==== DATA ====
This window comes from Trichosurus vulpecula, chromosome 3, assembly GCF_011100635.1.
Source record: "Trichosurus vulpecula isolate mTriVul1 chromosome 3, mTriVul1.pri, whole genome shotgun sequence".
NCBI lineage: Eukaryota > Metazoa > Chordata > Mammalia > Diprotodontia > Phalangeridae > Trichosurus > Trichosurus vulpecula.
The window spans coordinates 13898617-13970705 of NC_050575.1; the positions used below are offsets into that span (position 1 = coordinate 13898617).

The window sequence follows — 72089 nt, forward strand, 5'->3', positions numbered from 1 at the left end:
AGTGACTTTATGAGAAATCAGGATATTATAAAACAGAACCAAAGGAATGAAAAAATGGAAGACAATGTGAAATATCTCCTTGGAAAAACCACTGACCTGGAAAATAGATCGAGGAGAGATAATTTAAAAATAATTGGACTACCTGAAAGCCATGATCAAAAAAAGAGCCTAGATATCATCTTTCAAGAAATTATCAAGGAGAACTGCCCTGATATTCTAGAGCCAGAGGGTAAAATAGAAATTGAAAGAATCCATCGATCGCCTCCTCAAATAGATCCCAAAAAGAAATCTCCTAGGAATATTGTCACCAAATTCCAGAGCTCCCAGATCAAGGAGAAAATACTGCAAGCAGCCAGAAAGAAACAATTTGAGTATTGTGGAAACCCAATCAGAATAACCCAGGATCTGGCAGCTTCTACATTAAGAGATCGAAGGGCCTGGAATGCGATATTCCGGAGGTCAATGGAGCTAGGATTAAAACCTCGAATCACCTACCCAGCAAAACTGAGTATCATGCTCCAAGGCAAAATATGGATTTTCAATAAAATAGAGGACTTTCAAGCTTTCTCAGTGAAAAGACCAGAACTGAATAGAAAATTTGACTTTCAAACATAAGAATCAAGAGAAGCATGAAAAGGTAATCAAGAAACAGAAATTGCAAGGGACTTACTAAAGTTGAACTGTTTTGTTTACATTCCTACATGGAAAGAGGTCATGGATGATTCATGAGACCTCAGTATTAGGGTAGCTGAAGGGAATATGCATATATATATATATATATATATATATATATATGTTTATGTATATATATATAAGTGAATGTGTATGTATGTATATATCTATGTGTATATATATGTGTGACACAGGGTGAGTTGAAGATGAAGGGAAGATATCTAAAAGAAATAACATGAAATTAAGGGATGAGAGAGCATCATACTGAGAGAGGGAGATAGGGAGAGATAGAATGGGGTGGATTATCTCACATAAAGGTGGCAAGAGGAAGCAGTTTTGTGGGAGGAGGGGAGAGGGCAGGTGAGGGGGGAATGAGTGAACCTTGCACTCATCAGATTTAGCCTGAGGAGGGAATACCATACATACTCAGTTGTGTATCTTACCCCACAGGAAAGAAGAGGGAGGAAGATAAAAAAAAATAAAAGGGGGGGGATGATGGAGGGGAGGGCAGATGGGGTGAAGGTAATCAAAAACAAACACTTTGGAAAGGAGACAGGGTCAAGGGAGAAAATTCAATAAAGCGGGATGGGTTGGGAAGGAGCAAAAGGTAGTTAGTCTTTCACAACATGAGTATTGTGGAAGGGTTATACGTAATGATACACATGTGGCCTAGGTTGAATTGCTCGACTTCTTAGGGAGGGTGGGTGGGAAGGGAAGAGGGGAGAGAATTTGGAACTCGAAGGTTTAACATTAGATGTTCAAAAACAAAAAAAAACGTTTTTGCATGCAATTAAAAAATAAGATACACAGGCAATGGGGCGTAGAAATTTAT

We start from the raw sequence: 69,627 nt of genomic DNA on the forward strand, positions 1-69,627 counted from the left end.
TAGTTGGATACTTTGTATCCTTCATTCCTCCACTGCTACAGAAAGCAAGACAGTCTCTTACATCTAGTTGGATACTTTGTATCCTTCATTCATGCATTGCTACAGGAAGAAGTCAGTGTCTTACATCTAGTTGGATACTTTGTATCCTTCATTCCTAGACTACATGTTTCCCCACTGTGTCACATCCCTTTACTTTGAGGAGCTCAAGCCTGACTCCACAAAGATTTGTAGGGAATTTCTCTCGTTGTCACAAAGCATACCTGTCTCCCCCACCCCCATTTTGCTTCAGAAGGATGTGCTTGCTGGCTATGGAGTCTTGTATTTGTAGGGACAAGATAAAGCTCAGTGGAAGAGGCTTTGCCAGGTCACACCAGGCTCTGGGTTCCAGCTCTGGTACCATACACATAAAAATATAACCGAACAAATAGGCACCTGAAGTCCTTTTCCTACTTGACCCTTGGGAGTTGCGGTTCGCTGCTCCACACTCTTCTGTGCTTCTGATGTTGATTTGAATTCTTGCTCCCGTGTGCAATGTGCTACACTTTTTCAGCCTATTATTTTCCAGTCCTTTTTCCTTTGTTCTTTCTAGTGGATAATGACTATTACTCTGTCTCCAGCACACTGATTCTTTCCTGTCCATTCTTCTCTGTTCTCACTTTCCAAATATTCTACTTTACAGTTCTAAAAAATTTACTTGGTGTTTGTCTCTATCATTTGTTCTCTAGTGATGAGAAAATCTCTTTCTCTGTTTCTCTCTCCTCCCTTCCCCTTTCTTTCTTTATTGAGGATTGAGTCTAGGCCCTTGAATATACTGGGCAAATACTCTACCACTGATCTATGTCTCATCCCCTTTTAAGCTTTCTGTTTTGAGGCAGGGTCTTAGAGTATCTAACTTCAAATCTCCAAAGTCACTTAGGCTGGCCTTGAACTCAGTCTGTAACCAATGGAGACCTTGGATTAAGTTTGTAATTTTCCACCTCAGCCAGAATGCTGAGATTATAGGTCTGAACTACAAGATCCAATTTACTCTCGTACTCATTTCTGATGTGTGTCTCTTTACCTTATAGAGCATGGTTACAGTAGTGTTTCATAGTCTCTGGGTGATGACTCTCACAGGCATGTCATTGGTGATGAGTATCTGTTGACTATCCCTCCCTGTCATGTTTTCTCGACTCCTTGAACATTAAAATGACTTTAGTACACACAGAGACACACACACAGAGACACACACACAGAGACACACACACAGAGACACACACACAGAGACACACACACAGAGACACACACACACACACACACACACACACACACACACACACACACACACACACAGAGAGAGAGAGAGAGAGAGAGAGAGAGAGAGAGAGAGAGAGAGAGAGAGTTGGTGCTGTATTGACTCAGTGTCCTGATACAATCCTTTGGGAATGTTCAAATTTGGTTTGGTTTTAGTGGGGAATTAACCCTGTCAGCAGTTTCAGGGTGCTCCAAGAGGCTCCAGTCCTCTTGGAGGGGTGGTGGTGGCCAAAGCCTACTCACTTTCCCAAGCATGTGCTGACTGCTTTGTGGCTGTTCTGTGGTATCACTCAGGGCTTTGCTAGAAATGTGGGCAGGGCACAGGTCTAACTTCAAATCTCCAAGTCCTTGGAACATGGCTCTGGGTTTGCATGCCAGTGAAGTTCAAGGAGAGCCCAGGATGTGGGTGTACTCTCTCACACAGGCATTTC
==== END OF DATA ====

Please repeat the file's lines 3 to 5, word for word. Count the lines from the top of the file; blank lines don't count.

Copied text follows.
NCBI lineage: Eukaryota > Metazoa > Chordata > Mammalia > Diprotodontia > Phalangeridae > Trichosurus > Trichosurus vulpecula.
The window spans coordinates 13898617-13970705 of NC_050575.1; the positions used below are offsets into that span (position 1 = coordinate 13898617).

The window sequence follows — 72089 nt, forward strand, 5'->3', positions numbered from 1 at the left end: